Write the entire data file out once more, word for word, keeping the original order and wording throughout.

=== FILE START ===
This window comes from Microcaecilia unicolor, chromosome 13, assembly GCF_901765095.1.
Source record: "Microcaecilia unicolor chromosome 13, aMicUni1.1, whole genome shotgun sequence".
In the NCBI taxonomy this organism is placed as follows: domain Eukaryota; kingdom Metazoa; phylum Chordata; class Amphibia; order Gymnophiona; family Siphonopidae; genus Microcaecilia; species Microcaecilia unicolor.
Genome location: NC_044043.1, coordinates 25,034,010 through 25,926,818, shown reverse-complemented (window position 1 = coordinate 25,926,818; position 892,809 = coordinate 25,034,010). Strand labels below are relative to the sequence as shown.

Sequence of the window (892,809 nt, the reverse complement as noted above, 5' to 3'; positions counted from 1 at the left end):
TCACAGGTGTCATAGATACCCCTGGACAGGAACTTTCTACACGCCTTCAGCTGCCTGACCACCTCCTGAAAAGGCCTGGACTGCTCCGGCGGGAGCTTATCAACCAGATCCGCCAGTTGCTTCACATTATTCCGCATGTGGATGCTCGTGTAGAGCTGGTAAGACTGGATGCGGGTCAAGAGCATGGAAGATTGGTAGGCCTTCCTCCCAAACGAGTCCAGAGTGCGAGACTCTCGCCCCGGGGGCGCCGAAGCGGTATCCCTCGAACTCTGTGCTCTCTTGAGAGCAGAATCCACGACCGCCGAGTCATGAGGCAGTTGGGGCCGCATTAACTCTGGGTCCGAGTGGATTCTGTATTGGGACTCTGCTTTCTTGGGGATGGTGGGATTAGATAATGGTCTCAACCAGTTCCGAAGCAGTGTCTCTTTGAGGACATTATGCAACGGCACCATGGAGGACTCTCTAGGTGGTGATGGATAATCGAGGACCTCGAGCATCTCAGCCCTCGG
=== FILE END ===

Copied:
This window comes from Microcaecilia unicolor, chromosome 13, assembly GCF_901765095.1.
Source record: "Microcaecilia unicolor chromosome 13, aMicUni1.1, whole genome shotgun sequence".
In the NCBI taxonomy this organism is placed as follows: domain Eukaryota; kingdom Metazoa; phylum Chordata; class Amphibia; order Gymnophiona; family Siphonopidae; genus Microcaecilia; species Microcaecilia unicolor.
Genome location: NC_044043.1, coordinates 25,034,010 through 25,926,818, shown reverse-complemented (window position 1 = coordinate 25,926,818; position 892,809 = coordinate 25,034,010). Strand labels below are relative to the sequence as shown.

Sequence of the window (892,809 nt, the reverse complement as noted above, 5' to 3'; positions counted from 1 at the left end):
TCACAGGTGTCATAGATACCCCTGGACAGGAACTTTCTACACGCCTTCAGCTGCCTGACCACCTCCTGAAAAGGCCTGGACTGCTCCGGCGGGAGCTTATCAACCAGATCCGCCAGTTGCTTCACATTATTCCGCATGTGGATGCTCGTGTAGAGCTGGTAAGACTGGATGCGGGTCAAGAGCATGGAAGATTGGTAGGCCTTCCTCCCAAACGAGTCCAGAGTGCGAGACTCTCGCCCCGGGGGCGCCGAAGCGGTATCCCTCGAACTCTGTGCTCTCTTGAGAGCAGAATCCACGACCGCCGAGTCATGAGGCAGTTGGGGCCGCATTAACTCTGGGTCCGAGTGGATTCTGTATTGGGACTCTGCTTTCTTGGGGATGGTGGGATTAGATAATGGTCTCAACCAGTTCCGAAGCAGTGTCTCTTTGAGGACATTATGCAACGGCACCATGGAGGACTCTCTAGGTGGTGATGGATAATCGAGGACCTCGAGCATCTCAGCCCTCGG